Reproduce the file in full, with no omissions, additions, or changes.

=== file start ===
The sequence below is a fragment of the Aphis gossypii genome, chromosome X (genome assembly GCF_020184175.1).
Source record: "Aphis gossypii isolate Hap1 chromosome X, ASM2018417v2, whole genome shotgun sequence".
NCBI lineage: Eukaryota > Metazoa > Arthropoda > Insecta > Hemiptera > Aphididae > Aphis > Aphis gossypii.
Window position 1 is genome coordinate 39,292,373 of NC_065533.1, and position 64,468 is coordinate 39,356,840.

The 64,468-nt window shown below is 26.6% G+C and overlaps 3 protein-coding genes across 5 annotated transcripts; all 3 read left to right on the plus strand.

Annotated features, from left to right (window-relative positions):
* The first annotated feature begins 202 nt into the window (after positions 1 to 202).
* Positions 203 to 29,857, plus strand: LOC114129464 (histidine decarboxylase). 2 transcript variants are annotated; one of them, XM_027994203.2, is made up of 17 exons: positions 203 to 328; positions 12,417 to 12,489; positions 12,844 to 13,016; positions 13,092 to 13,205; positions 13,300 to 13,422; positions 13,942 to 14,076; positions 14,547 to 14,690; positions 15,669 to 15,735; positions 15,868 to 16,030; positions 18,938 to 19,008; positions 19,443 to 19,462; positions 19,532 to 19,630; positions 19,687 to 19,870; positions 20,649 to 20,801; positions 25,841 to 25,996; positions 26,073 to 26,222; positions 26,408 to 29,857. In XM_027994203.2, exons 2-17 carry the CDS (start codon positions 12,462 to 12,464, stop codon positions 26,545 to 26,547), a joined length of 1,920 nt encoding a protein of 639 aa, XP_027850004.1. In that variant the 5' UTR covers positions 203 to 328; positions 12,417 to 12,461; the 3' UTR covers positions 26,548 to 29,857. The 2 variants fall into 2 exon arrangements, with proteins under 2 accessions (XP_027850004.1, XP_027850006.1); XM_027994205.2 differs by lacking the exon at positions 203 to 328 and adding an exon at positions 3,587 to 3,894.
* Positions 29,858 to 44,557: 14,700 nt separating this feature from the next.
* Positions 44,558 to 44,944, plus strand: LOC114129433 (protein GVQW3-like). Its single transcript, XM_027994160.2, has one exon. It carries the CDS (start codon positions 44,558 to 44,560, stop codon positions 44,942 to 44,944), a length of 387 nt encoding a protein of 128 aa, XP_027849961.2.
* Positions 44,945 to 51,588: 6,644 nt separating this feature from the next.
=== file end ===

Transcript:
The sequence below is a fragment of the Aphis gossypii genome, chromosome X (genome assembly GCF_020184175.1).
Source record: "Aphis gossypii isolate Hap1 chromosome X, ASM2018417v2, whole genome shotgun sequence".
NCBI lineage: Eukaryota > Metazoa > Arthropoda > Insecta > Hemiptera > Aphididae > Aphis > Aphis gossypii.
Window position 1 is genome coordinate 39,292,373 of NC_065533.1, and position 64,468 is coordinate 39,356,840.

The 64,468-nt window shown below is 26.6% G+C and overlaps 3 protein-coding genes across 5 annotated transcripts; all 3 read left to right on the plus strand.

Annotated features, from left to right (window-relative positions):
* The first annotated feature begins 202 nt into the window (after positions 1 to 202).
* Positions 203 to 29,857, plus strand: LOC114129464 (histidine decarboxylase). 2 transcript variants are annotated; one of them, XM_027994203.2, is made up of 17 exons: positions 203 to 328; positions 12,417 to 12,489; positions 12,844 to 13,016; positions 13,092 to 13,205; positions 13,300 to 13,422; positions 13,942 to 14,076; positions 14,547 to 14,690; positions 15,669 to 15,735; positions 15,868 to 16,030; positions 18,938 to 19,008; positions 19,443 to 19,462; positions 19,532 to 19,630; positions 19,687 to 19,870; positions 20,649 to 20,801; positions 25,841 to 25,996; positions 26,073 to 26,222; positions 26,408 to 29,857. In XM_027994203.2, exons 2-17 carry the CDS (start codon positions 12,462 to 12,464, stop codon positions 26,545 to 26,547), a joined length of 1,920 nt encoding a protein of 639 aa, XP_027850004.1. In that variant the 5' UTR covers positions 203 to 328; positions 12,417 to 12,461; the 3' UTR covers positions 26,548 to 29,857. The 2 variants fall into 2 exon arrangements, with proteins under 2 accessions (XP_027850004.1, XP_027850006.1); XM_027994205.2 differs by lacking the exon at positions 203 to 328 and adding an exon at positions 3,587 to 3,894.
* Positions 29,858 to 44,557: 14,700 nt separating this feature from the next.
* Positions 44,558 to 44,944, plus strand: LOC114129433 (protein GVQW3-like). Its single transcript, XM_027994160.2, has one exon. It carries the CDS (start codon positions 44,558 to 44,560, stop codon positions 44,942 to 44,944), a length of 387 nt encoding a protein of 128 aa, XP_027849961.2.
* Positions 44,945 to 51,588: 6,644 nt separating this feature from the next.